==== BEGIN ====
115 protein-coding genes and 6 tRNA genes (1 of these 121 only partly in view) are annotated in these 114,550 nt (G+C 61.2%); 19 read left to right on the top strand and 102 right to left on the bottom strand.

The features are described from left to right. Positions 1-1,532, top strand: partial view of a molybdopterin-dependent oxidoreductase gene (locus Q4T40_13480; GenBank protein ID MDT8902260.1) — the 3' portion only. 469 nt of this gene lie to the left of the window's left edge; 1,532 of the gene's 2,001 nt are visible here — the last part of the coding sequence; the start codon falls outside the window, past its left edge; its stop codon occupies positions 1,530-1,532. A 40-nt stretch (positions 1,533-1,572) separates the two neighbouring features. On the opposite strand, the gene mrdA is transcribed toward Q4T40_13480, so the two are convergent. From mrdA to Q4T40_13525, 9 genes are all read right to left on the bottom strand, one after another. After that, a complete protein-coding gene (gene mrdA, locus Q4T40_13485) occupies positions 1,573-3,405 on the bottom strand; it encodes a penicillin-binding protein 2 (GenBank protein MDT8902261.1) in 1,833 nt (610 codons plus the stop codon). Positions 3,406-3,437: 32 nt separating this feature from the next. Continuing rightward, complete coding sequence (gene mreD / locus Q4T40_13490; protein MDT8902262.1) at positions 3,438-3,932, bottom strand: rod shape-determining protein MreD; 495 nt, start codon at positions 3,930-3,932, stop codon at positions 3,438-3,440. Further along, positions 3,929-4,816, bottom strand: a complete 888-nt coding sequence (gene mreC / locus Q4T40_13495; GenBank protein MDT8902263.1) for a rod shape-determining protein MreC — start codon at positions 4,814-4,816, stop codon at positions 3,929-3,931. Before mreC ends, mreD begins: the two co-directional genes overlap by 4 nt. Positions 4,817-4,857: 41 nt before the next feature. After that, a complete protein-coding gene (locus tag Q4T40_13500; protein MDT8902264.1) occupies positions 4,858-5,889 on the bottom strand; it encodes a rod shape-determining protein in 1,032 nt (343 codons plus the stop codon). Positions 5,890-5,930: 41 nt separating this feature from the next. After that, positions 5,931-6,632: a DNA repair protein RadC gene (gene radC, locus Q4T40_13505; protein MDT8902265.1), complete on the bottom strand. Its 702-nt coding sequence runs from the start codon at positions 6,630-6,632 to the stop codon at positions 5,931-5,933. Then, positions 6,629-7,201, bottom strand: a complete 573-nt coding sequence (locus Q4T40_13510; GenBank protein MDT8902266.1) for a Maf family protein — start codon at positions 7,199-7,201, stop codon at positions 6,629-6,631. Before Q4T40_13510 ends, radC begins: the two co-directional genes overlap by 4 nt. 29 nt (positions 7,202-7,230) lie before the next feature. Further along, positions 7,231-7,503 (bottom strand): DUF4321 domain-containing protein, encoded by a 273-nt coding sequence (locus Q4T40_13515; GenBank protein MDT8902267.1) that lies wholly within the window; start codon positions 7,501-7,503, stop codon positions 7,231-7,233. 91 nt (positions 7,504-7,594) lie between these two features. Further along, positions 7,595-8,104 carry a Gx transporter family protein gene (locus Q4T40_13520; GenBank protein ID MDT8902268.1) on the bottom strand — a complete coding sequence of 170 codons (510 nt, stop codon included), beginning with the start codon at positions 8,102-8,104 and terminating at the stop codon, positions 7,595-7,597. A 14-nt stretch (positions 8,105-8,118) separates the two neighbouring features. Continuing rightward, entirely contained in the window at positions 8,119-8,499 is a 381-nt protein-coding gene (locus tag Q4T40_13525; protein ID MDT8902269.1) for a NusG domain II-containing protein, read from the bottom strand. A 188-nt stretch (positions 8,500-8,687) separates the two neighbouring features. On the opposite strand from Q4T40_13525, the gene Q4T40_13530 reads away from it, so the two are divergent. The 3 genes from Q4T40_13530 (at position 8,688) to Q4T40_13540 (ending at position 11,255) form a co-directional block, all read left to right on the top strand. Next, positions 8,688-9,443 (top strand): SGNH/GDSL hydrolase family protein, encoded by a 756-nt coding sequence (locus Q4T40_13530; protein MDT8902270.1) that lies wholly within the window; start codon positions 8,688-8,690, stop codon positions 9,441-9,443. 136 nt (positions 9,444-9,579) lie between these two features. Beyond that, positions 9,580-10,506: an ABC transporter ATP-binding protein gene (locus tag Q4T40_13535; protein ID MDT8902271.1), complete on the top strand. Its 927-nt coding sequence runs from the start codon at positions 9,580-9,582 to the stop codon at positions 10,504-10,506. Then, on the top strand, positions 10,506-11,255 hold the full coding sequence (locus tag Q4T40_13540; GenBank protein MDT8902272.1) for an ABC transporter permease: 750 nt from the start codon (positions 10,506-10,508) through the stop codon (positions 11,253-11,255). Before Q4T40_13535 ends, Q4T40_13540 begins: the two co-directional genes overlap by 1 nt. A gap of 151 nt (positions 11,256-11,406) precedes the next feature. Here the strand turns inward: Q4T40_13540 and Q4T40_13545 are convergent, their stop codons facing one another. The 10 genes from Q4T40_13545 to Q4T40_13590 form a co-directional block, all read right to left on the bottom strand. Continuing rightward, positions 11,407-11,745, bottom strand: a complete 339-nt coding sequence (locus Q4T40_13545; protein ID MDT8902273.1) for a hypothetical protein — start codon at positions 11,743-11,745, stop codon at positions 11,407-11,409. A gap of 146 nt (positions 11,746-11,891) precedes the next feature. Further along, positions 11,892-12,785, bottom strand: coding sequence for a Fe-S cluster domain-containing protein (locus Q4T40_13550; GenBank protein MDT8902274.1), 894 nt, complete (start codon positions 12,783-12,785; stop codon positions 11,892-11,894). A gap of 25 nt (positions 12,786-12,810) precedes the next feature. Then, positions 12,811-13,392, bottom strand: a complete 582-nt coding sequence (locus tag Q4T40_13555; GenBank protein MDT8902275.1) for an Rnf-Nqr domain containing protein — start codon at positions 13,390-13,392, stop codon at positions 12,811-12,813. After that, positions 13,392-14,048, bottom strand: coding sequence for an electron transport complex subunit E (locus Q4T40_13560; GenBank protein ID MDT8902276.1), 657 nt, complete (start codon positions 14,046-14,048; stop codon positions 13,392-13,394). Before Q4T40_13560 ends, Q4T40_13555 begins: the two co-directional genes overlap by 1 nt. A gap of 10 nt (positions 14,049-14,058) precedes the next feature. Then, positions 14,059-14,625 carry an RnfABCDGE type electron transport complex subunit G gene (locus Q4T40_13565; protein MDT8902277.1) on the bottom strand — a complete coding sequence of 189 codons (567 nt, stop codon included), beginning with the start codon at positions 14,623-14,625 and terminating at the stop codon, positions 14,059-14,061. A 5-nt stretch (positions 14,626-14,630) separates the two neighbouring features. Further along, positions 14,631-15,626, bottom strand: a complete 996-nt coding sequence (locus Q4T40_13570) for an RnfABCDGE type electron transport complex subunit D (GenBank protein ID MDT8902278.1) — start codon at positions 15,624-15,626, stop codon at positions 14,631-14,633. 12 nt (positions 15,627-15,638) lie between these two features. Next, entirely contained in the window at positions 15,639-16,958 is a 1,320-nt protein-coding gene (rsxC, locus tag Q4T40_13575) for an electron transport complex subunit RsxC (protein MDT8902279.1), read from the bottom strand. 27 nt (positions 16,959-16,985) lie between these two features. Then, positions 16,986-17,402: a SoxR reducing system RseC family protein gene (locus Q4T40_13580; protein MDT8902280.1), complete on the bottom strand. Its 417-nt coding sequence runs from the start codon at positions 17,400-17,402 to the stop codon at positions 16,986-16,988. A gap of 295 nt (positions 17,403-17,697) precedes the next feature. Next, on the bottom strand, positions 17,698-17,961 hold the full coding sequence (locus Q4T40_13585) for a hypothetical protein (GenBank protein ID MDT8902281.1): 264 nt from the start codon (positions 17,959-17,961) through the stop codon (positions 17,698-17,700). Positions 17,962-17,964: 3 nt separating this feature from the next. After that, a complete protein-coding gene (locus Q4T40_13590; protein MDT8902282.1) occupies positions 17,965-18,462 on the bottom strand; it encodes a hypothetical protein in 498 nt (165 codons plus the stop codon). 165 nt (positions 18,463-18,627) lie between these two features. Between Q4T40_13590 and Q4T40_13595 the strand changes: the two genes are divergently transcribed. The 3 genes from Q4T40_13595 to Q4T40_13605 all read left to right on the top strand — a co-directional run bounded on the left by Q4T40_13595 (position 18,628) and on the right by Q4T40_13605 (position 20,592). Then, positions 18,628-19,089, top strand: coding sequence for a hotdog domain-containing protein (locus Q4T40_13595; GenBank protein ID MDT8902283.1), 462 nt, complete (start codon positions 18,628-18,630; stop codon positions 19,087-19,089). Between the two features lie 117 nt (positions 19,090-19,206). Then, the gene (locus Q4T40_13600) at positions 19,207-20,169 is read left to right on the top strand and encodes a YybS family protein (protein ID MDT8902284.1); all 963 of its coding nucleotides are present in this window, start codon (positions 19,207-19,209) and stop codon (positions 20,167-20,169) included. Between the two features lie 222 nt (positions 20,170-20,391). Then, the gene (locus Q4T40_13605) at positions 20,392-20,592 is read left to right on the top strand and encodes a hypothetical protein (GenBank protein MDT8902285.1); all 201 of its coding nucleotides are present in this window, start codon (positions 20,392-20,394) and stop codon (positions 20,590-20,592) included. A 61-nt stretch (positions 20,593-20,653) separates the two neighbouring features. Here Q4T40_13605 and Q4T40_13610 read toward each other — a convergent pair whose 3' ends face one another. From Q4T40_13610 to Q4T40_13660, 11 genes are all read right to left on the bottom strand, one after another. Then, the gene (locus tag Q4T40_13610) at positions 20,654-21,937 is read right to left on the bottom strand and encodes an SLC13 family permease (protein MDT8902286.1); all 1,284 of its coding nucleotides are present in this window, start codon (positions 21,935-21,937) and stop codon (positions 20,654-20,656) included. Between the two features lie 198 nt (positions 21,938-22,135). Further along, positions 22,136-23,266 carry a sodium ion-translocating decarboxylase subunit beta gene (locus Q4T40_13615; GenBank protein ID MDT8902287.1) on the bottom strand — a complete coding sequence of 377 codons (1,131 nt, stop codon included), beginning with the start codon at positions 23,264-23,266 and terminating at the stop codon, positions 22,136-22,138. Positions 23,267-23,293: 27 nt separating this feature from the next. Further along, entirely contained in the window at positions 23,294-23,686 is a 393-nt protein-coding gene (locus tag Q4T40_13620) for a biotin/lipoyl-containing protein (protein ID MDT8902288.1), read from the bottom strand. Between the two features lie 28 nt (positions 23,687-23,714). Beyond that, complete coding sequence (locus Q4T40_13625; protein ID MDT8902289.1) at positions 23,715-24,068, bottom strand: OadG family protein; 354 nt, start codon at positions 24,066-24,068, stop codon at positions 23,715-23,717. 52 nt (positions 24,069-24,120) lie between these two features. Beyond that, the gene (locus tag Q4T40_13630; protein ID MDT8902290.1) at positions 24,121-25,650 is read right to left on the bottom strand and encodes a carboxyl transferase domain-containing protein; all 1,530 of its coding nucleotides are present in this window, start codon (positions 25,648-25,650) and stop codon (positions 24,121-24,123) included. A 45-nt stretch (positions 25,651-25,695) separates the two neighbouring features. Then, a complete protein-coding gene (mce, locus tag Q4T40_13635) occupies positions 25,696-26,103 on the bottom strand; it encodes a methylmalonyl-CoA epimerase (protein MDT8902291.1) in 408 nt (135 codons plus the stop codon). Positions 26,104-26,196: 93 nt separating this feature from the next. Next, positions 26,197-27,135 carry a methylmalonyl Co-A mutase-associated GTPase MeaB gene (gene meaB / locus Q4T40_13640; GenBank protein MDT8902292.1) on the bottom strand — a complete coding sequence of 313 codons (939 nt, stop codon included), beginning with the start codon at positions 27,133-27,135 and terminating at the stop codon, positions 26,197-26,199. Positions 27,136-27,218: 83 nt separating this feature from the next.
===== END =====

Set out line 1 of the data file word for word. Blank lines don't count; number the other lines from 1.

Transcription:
115 protein-coding genes and 6 tRNA genes (1 of these 121 only partly in view) are annotated in these 114,550 nt (G+C 61.2%); 19 read left to right on the top strand and 102 right to left on the bottom strand.